Balancing Rights and Safety

Most arguments about youth curfews address two main ideas: (1) the safety of youth and society and (2) the rights of youth and adults.

1. The Safety of Young People and Society.

Advocates claim that youth curfews can help protect vulnerable children. Most parents, they say, are responsible, but many cannot supervise their children, who may then fall victim to street crime and accidents. Curfews, they say, can protect under supervised children and help parents face up to their responsibilities. Supporters also claim that youth curfews can challenge negative youth attitudes in areas where defying the law is considered desirable and gang membership is a status symbol. Curfews encourage young people to spend more time with their families and in more positive activities, such as sports and youth clubs.

People opposed to curfews argue that curfews limit the rights of parents to bring up their children as they choose. Requiring adults to accompany their children to outside activities is unreasonable and prejudicial because many adults don’t believe they need to—or are unable to—transport their children around the community.

Advocates of youth curfews also believe that these laws provide communities with fair and positive means to reduce juvenile violence. Juvenile crime is a serious problem that often involves drugs and violence. Gangs can terrorize communities and create a social climate in which criminal activity becomes the norm. Youth curfews deal with these problems by keeping young people off the street and preventing them from congregating in the hours of darkness.

Opponents of youth curfews are not convinced that such programs actually work. They point to studies that show no direct link exists between juvenile crime rates and the enforcement of youth curfews. Instead, these studies show other factors (for example, population shifts and economic changes) have more impact on youth crime than do curfews. Additionally, these studies found that most juvenile crime takes place between 3 p.m. and 8 p.m.—after students are released from school and before working parents return home—rather than during curfew hours.

Youth curfews, say their advocates, can support zero-tolerance policing. This strategy is based on the theory that low-level crimes such as graffiti-tagging, window breaking, and drug dealing (all common juvenile offenses) can encourage development of a lawless environment where more serious crimes can flourish. Opponents suggest that imposing youth curfews has great potential for abuse and may turn generally law-abiding young people into criminals. They note that more American children are charged with curfew offenses than with any other crime. They also point out that statistics from U.S. communities suggest that the police arrest more non-white than white youth for curfew violations. They also say that curfews affect the poor more harshly: because youth in poor neighborhoods have fewer places to play or “hang out” safely, their only option is staying on the streets. Once burdened by a criminal record, many of these young people cross a psychological boundary, perceiving themselves as outlaws. A criminal record reduces the employment opportunities for youth and scars their futures. Enforcement of youth curfews can lead to deterioration in police-youth relations.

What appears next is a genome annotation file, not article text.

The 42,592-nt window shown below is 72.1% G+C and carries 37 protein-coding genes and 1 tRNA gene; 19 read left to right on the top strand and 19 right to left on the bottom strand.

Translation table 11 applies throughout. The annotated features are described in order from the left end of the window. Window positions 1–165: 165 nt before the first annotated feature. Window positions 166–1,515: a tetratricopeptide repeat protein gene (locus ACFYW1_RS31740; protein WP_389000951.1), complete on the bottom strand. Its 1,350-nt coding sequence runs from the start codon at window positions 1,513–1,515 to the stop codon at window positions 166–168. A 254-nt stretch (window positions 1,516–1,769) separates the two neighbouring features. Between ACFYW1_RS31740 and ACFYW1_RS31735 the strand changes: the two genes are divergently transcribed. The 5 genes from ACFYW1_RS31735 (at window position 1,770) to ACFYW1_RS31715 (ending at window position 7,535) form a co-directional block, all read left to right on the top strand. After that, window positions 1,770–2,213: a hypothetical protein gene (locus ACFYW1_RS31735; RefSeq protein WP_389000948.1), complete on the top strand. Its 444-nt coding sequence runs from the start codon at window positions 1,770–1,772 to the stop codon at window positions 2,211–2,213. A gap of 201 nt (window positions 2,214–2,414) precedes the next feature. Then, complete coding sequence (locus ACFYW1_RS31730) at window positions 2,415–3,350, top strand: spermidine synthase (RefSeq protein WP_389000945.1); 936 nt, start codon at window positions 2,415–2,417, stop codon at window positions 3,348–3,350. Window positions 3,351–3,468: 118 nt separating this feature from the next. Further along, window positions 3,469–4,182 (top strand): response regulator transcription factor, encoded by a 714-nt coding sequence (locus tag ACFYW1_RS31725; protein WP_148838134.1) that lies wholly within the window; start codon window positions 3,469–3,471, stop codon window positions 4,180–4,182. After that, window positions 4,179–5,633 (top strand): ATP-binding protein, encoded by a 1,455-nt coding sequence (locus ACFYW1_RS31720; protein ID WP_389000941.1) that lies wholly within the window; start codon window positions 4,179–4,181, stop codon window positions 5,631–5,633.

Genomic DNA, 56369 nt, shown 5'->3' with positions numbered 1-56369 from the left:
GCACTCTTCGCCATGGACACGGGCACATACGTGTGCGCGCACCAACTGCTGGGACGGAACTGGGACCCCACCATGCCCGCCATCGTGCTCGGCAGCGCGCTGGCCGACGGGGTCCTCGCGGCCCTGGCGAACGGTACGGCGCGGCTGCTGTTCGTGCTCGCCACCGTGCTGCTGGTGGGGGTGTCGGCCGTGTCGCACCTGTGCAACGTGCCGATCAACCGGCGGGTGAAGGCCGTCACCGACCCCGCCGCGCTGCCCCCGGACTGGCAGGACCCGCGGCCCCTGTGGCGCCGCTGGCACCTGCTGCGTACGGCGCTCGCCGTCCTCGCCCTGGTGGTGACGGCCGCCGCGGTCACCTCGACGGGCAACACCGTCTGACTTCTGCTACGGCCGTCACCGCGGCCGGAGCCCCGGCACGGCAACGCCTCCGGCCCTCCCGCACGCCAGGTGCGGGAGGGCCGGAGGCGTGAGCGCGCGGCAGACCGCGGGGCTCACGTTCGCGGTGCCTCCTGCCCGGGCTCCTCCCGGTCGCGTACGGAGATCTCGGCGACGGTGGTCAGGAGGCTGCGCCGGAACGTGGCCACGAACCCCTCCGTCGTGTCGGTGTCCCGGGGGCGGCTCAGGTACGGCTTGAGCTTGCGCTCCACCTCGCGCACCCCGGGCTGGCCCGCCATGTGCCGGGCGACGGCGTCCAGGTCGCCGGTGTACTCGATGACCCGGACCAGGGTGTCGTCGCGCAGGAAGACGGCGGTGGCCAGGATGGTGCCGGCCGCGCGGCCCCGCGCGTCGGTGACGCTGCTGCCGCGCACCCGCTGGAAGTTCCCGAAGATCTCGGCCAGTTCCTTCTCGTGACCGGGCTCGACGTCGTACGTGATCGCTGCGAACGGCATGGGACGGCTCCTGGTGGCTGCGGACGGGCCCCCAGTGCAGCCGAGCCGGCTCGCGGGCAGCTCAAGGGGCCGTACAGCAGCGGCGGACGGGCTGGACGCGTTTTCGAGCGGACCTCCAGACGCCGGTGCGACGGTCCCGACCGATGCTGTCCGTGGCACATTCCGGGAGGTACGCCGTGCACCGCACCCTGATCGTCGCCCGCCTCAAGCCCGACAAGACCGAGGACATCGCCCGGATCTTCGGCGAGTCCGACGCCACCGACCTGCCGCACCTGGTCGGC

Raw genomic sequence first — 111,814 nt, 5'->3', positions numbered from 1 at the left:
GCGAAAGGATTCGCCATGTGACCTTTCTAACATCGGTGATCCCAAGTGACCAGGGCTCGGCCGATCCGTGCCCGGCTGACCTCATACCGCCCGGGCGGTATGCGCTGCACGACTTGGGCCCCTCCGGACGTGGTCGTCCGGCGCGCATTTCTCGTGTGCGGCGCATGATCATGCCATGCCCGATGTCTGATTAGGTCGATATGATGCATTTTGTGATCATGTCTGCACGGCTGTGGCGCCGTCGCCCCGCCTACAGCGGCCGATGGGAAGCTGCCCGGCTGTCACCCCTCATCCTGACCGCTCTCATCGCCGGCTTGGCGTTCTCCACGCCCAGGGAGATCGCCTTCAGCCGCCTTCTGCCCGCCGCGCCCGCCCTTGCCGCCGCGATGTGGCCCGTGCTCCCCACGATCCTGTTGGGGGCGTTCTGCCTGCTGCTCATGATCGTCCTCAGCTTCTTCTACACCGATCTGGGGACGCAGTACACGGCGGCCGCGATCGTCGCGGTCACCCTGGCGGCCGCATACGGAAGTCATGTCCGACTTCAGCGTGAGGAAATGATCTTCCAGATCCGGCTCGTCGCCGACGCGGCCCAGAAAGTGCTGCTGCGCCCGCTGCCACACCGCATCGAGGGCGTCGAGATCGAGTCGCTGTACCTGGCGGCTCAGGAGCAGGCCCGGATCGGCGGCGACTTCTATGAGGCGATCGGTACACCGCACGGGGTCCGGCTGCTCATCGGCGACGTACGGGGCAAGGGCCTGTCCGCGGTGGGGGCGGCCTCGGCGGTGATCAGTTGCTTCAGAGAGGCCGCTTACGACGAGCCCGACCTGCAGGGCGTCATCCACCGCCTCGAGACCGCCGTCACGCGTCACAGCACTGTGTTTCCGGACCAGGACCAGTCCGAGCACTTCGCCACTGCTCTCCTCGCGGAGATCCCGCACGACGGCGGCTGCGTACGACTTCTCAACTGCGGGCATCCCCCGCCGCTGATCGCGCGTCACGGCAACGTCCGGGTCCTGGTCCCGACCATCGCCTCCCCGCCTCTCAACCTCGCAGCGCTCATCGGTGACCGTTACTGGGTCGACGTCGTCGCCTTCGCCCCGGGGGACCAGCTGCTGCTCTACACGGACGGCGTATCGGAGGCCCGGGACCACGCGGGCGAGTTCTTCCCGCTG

2. The Rights of Young and Older Citizens.

Opponents of youth curfews say that these policies infringe upon the individual rights and liberties of young people. Children, they say, have the right to freedom of movement and assembly. Curfews hurt these rights. Young people, particularly teenagers, have legitimate reasons to be out at night without adults. Many hold after school jobs. Others participate in group activities at churches, youth clubs, or sports arenas.

Young citizens cannot learn how to be responsible unless they have opportunities to act responsibly. Opponents of curfews also note that this kind of law treats all young people as potential law breakers. While only 0.2 percent of youth in the United States commit serious offenses, youth curfews limit the remaining 99.8 percent of young people who seek to engage in legitimate activities during nighttime hours. Moreover, curfew laws tend to discriminate by age, despite the fact that young people commit fewer crimes than adults.

Supporters of youth curfews agree that such programs take the law-abiding majority of young people off the streets. They see this restriction, however, as a protection and an advantage: it protects law-abiding youth from law-breakers, and it gives the police the advantage of focusing their resources on only those few young people actively breaking the law. Balancing the rights and safety needs of youth and adults remains a challenge.


In early 2009 the Chief Minister of Perlis (Malaysia) announced his intention to enforce youth curfew. It was intended to reduce crime rates and prevent youths from getting involved with immoral activities. However, his intention has been heavily criticized. Some agreed with him, including the Pemuda UMNO Perlis, but most disagreed.

The biggest challenge to enforcement of youth curfew is the Federal Constitution. It has been stated in many cases[13] and in the Federal Constitution itself that any subsidiary laws which contradict the Federal Constitution, the later shall prevail[14]. Hence, until the Federal Constitution is amended, there is no guarantee for enforcement of youth curfew laws to be practicable in Malaysia.

*original document has footnotes. Please e-mail me at if you would like to have a copy of this document.